Commenting on the new online accelerator program, Eugene said: ‘This COVID-19 pandemic is a tragic experience for everyone. But it has also brought so much unity: people have started helping each other. Meanwhile we’re continuing our main job – maintaining security in cyberspace – but we’ve decided to also help out companies that are suffering the most. And we’re going to do that by giving them a chance to fulfill their plans and use this period for the maximum benefit. Our team, including me personally, is going to assist the projects by using our media- and marketing tools. Also, our accelerator will help with attracting investment. Participants will get a chance to present themselves in front of relevant companies, businesspeople and funds. Needless to say, the pandemic is going to change the tourism industry, but it doesn’t mean people won’t have the desire to travel and explore. And in this situation, the ones who will benefit will be those who use this crisis period wisely – and be able to offer the market new approaches and projects”.
Being Russia-oriented, tourism-related – and smart! – is basically all that a project needs to be in order to be enrolled in the Kaspersky Exploring Russia program. Participants don’t even need to have a fully operating business, and their projects may exist merely as ideas in their creators’ minds. There are also no geographical or national restrictions: participants may be from any country.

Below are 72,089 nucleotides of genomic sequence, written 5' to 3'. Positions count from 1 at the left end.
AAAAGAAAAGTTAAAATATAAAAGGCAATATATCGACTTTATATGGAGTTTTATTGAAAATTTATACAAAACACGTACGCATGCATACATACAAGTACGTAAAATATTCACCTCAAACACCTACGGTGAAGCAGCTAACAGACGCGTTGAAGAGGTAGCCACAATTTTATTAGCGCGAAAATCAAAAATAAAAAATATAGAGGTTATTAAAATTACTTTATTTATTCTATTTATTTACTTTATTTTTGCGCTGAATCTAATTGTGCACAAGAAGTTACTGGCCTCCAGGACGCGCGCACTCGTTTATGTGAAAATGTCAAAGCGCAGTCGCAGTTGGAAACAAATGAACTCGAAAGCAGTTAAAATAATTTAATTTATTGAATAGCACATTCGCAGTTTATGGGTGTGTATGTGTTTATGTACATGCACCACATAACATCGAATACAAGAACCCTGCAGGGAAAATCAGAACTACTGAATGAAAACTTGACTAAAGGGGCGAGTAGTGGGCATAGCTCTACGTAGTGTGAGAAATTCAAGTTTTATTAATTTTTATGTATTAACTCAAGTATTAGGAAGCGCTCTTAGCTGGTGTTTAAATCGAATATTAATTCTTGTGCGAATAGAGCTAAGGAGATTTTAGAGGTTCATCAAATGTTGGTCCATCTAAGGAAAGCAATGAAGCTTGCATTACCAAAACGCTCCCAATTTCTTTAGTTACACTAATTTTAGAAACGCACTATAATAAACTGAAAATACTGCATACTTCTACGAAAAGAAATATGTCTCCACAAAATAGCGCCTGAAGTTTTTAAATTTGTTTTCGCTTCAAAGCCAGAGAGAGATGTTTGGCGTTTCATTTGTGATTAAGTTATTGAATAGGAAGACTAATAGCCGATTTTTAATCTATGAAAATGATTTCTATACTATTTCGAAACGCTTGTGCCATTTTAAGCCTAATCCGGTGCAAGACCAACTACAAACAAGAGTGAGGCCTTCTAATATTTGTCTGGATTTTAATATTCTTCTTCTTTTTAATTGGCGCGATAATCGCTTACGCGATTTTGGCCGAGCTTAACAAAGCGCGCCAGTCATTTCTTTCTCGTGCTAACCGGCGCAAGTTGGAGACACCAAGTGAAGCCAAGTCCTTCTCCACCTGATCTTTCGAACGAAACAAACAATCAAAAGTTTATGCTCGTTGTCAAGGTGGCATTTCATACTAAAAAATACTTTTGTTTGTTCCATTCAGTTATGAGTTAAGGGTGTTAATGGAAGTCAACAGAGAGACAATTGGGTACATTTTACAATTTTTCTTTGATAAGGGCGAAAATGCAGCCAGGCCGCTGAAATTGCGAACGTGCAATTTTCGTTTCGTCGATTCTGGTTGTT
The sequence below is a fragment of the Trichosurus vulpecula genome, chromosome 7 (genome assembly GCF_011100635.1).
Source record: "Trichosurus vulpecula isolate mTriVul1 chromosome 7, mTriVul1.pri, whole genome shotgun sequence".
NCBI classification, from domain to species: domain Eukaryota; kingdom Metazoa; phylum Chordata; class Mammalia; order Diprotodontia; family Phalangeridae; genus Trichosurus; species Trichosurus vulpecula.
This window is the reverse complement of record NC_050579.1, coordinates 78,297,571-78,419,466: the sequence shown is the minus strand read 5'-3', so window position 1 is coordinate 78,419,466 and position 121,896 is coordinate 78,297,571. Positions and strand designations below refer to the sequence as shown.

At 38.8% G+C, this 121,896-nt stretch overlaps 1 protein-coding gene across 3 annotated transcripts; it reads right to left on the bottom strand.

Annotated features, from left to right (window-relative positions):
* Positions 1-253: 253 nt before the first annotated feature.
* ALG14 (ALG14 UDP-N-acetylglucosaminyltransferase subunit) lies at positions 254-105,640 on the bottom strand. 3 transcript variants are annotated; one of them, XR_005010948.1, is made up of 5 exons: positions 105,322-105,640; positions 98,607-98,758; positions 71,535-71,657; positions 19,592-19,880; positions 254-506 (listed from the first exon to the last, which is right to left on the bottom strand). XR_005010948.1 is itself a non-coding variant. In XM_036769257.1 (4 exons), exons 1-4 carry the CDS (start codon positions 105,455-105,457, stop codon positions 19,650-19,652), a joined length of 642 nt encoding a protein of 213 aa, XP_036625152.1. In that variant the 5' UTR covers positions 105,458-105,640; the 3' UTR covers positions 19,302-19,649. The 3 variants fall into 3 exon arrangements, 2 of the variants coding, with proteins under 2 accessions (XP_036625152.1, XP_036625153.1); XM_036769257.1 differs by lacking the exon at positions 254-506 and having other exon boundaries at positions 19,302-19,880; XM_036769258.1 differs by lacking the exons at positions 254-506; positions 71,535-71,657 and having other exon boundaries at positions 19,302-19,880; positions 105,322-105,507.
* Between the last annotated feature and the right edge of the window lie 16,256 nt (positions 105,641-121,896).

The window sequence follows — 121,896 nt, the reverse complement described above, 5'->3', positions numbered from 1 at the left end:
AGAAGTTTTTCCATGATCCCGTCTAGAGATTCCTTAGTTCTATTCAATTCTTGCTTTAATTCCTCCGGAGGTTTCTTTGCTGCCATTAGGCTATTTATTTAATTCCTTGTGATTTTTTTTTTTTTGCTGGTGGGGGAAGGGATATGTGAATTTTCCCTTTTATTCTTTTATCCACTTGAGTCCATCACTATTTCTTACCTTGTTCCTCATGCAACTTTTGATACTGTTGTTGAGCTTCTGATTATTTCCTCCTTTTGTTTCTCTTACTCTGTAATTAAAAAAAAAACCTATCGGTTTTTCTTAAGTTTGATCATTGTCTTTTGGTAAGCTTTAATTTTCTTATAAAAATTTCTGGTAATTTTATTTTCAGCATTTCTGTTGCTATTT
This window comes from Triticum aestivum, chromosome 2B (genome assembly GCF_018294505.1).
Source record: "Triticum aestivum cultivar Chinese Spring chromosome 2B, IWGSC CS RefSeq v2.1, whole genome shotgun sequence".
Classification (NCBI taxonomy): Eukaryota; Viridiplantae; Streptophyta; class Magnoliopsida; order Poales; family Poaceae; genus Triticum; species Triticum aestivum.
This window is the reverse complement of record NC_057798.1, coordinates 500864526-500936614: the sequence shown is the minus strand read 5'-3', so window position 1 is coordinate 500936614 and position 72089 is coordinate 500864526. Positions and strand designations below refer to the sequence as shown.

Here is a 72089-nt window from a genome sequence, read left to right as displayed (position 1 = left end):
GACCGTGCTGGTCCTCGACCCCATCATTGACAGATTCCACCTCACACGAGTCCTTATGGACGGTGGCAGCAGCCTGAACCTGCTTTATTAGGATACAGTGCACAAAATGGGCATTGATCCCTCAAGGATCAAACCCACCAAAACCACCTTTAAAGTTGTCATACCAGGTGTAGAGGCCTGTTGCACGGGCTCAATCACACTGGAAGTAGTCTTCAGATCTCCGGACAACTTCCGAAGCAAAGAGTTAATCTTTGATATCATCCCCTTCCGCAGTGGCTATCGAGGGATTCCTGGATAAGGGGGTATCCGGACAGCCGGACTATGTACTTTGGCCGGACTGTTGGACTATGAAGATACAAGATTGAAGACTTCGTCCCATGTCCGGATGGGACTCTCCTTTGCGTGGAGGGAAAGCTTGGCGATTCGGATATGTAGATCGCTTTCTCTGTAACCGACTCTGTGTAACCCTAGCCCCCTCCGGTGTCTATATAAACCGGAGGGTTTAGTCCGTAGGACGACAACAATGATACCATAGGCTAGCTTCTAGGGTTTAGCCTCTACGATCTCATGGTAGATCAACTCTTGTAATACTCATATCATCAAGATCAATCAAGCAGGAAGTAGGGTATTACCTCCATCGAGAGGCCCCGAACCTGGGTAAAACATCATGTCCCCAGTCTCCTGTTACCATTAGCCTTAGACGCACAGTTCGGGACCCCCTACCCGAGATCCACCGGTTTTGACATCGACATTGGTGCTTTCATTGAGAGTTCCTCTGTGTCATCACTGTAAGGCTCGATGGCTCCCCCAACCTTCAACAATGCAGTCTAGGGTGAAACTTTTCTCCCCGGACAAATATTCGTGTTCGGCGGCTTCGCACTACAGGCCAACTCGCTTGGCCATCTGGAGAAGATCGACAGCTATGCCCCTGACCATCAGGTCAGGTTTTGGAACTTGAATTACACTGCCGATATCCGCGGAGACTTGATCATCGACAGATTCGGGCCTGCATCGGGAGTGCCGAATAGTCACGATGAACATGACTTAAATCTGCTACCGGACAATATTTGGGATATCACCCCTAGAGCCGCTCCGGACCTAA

Participants will be categorized into four nominations:
- Technological projects (start-ups) in the field of Travel Tech
- Projects that make extreme and leisure tourism more accessible, and that also popularize and create infrastructure for it (Infrastructure Track)
- Business projects that are socially significant in the fields of travel and tourism (Social Tech)
- Business projects that have a positive impact on sustainable development (Sustainability)
The jury – consisting of Eugene himself, Kaspersky representatives, and leading experts in tourism – will select a shortlist of the most promising projects.
Finalists will get a chance to gain more knowledge on a series of online workshops and lectures. Leading experts in the industry will share their experiences and explain how to create a successful business. The finalists will learn everything from how to calculate a financial plan to how to apply a marketing strategy. During the program, finalist will not only compete for the main prizes, but also they will be helping themselves attract investment. Even the lecturers themselves could become so interested in projects to start supporting them. Moreover, the accelerator program will serve as a communication platform for young entrepreneurs to get in contact with key people.
The winners will be announced and awarded by Eugene himself. The gold medalist will be awarded an online education grant directly relevant to their project. Those coming second will be awarded PR and marketing support for their projects. The participants taking third place will be awarded software subscriptions tailored to solve their business needs.
Throughout the duration of the program, the most inspiring ideas will be mentioned on Eugene Kaspersky and tourism influencers’ social media channels. They will also get PR opportunities in tourism-related media.
Eugene Kaspersky hopes this initiative will help talented entrepreneurs acquire new knowledge and skills. He wishes it will help them find investors for their projects become a reality, and thus will boost the tourism industry. In addition to that, he hopes Russia will reveal itself in a new light – for both domestic and international travelers.